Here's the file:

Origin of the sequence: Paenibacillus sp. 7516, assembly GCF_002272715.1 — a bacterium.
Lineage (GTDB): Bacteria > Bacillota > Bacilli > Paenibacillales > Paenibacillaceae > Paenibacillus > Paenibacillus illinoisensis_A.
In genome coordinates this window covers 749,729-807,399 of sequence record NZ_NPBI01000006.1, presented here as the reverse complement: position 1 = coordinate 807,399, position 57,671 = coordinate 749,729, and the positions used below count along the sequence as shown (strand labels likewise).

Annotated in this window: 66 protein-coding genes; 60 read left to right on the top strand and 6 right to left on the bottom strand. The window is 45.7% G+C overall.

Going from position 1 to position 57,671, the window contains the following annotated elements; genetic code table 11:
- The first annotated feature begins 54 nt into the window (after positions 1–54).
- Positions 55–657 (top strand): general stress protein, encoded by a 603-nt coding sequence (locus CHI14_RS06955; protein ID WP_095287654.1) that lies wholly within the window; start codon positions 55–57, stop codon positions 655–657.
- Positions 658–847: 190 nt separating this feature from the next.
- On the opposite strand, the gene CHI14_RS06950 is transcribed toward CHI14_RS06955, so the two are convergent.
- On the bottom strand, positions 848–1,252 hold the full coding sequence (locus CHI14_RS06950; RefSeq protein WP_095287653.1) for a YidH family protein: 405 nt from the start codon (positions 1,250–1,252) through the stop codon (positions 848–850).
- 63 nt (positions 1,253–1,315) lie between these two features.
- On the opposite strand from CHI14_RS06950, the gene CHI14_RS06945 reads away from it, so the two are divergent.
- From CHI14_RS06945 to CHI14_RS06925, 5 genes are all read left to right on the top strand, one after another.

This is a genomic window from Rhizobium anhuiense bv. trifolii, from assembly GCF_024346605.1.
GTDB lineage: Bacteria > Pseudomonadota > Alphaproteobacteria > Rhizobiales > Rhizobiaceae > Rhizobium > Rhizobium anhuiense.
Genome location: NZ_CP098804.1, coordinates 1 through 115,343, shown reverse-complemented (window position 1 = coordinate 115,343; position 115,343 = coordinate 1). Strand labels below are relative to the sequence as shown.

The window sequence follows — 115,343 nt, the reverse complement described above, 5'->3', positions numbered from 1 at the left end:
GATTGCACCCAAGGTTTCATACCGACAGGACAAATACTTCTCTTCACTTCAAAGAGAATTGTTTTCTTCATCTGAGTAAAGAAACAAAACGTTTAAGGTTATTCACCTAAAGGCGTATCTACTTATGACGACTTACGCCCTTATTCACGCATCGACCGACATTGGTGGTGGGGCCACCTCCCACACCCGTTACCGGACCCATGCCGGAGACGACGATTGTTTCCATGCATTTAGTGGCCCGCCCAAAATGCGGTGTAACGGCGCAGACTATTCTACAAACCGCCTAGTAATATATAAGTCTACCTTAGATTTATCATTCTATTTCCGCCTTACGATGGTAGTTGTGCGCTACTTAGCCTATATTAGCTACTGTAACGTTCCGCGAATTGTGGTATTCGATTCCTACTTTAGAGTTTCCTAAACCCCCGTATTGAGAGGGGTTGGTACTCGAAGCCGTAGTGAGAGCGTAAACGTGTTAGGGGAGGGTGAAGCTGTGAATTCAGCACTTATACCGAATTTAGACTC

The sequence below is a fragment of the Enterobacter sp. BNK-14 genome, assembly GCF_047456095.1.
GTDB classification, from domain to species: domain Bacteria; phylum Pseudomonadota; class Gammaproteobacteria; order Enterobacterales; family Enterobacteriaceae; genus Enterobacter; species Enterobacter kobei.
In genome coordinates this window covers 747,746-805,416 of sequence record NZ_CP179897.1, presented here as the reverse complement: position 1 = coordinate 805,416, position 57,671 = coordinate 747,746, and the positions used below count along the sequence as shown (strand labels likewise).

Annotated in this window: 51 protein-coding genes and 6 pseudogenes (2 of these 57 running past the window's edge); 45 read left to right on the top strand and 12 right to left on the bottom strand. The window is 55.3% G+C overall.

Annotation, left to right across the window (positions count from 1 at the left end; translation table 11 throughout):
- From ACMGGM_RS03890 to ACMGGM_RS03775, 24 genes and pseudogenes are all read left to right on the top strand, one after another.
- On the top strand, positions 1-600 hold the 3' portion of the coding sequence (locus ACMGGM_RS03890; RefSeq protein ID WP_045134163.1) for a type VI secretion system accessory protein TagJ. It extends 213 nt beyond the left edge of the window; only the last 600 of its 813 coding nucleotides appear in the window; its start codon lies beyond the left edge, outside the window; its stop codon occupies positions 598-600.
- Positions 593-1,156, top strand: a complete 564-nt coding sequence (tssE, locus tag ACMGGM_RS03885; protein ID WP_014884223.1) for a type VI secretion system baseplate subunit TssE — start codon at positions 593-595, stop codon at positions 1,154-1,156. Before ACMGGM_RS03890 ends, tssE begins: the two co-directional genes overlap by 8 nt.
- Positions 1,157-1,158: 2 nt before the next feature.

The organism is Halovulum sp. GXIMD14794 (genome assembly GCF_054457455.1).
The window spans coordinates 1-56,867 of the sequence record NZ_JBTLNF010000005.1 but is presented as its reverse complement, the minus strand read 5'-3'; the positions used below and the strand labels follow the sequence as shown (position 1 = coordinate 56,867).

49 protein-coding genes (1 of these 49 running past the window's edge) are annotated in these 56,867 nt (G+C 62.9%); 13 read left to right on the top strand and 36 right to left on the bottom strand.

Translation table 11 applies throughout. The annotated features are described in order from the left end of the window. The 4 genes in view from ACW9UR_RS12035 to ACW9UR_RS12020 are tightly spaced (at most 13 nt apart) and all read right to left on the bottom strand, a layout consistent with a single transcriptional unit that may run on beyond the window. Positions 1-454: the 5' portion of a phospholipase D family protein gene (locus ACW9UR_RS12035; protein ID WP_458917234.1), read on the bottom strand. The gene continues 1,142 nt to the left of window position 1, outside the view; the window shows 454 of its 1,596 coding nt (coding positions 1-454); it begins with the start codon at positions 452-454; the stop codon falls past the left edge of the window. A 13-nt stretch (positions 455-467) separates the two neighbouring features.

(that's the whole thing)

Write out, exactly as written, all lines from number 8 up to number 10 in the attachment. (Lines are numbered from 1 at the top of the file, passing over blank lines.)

- Positions 658–847: 190 nt separating this feature from the next.
- On the opposite strand, the gene CHI14_RS06950 is transcribed toward CHI14_RS06955, so the two are convergent.
- On the bottom strand, positions 848–1,252 hold the full coding sequence (locus CHI14_RS06950; RefSeq protein WP_095287653.1) for a YidH family protein: 405 nt from the start codon (positions 1,250–1,252) through the stop codon (positions 848–850).